This is a guest post by Peter Collin. He has a PhD and served as an academic consultant to several universities. He is also a seasonal professional writer at 1click dissertation to help students in completing their academic assignments.
In a recent survey, nearly 85% students who study abroad experience homesickness. Although this is study was on students, it is also very common amongst leaders. Homesickness is argued to be a form of anxiety that occurs when the world feels less stable around you. Psychologists state that homesickness can arise due to a variety of reasons, such as cultural shock from living in the new environment, life without friends, family and the comforts of home, inadequate coping mechanism in the new country. Leaders who experience it, might notice an increase in depressed feelings, anxiety, obsessive thoughts and minor physical illnesses.
Nevertheless, in my opinion, homesickness can be identified through this scenario; “In depression, sufferers find both university and home awful, whereas in homesickness university can feel awful while home may be seen in rose-tinted hues.”
Most of the leaders would normally start by being mildly depressed and anxious several weeks before leaving home, in anticipation of the impending change. However, others will be fine initially, and then to everyone’s surprise they find themselves feeling homesick later, perhaps soon after the completion phase one of a major project, or even at the start of their second year. But ordinarily it is the first few days or weeks after arriving which are the most difficult.
What might help?
- Start a daily routine
Try to sort out a daily routine and then follow it regularly. This can very be easy; do not spend lots of hours at home in front of the laptop screen. Figure out what you are going to do as a daily and weekend routine. Go to nearby grocery store, join a gym, take a morning walk, meet a friend over a weekend or read in a coffee shop every afternoon. Staying engaged and having daily routines helps your new surroundings seem much more familiar and comforting. Researches shows that those who feel they are in more control suffer from less homesickness stress.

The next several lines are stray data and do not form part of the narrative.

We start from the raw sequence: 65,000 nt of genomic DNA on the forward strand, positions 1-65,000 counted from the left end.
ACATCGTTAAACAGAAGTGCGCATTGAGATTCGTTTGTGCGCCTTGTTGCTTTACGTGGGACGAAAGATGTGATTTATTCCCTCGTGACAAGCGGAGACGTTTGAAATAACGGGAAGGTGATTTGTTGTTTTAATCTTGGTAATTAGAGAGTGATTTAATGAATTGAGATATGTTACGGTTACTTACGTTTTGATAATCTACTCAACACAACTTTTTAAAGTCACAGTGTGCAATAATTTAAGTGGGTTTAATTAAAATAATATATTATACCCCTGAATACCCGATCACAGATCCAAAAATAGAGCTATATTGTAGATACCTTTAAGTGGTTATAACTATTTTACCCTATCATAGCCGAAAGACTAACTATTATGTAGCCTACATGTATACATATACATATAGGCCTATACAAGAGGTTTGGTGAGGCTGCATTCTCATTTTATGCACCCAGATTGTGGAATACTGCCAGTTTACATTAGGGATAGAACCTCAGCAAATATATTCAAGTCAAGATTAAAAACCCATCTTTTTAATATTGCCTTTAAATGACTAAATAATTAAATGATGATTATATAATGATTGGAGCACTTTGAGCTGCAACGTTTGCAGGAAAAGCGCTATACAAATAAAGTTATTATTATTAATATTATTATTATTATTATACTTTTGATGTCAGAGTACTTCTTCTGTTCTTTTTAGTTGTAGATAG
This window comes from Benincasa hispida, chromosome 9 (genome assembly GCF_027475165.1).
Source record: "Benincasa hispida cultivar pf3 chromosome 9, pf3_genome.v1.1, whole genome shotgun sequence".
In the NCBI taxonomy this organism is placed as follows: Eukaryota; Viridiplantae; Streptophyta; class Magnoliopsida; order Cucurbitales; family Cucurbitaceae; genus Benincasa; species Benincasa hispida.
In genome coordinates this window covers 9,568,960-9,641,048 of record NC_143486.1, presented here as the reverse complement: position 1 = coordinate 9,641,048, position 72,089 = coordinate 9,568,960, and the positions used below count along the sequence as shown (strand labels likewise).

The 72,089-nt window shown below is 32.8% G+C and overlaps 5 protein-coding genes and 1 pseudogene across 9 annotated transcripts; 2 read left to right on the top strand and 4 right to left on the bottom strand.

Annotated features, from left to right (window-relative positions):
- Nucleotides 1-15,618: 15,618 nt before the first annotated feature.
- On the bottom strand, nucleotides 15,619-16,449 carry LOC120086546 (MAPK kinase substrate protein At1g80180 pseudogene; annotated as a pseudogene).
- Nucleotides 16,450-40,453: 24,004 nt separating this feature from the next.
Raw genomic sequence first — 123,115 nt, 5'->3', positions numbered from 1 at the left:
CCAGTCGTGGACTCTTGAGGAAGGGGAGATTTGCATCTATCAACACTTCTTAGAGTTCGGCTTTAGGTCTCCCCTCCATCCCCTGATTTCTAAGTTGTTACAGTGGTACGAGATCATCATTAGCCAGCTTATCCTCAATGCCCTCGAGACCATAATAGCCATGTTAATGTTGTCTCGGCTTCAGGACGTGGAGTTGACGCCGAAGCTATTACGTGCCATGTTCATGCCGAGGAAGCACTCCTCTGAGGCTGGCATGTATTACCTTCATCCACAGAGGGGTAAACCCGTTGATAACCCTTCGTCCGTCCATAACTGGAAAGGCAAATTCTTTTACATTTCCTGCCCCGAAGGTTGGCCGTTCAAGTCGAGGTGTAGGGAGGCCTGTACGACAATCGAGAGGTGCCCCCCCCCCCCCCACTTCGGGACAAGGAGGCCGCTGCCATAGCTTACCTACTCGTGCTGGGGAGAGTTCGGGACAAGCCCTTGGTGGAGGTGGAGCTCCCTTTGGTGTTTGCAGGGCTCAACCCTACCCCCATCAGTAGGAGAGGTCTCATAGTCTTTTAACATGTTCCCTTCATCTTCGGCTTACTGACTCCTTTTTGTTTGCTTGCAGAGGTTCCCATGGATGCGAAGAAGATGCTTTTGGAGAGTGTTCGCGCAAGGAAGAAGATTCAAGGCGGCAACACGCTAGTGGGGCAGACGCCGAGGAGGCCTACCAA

- Create a bucket list
After the first few weeks in the new country, make a bucket list. Look online or ask locals for the most p opular spots, attractions, or restaurants to visit. Every culture has their own traditional events; try attending all of them, as it would render you a better feel and knowledge about the new city/country. You can also enter ‘developing new hobbies’ onto the bucket list.
- Talk with family and friends occasionally.
Being lonely plays a major role in homesickness, even the most open and friendly individual can find integrating into a completely new country and culture challenging. This can be particularly frustrating if you are also not a native speaker of the local language. Nevertheless, to overcome these challenging feelings, contacting your family and friends occasionally is the best remedy. Chat with them once a week for few hours, but do not spend your whole day talking to them.
- Learn something new
Studies have shown absent mindedness is common in leaders who experience homesickness. Studying your work related topics or learning every day will keep your mind active. You can learn a new language, learn to cook new dishes, or begin yoga/martial arts/diving courses. The more you can relate this learning activity to your host country/city, the better. After all, you are here to immerse yourself in this culture.
- Make your new home a home
Most leaders who work abroad live in private housing or dorm facilities. Make your new place into a place you feel more comfortable. This will allow you to be more positive. Remember, one of the reasons you are suffering homesickness is because you haven’t quite felt like your new country/city is home. Spend some time and money redecorating your room, such as buying a book shelf, a lamp, pictures, etc. In addition, make friends with your neighbors, and do everything you can to make this a new and somewhat attractive place.
I hope these suggestions will prove useful for new and existing leaders who are working in a different country/city. There are many things you can do to help yourself, but do not hesitate in seeking out the help of others. Homesickness is not unusual – and it can be conquered!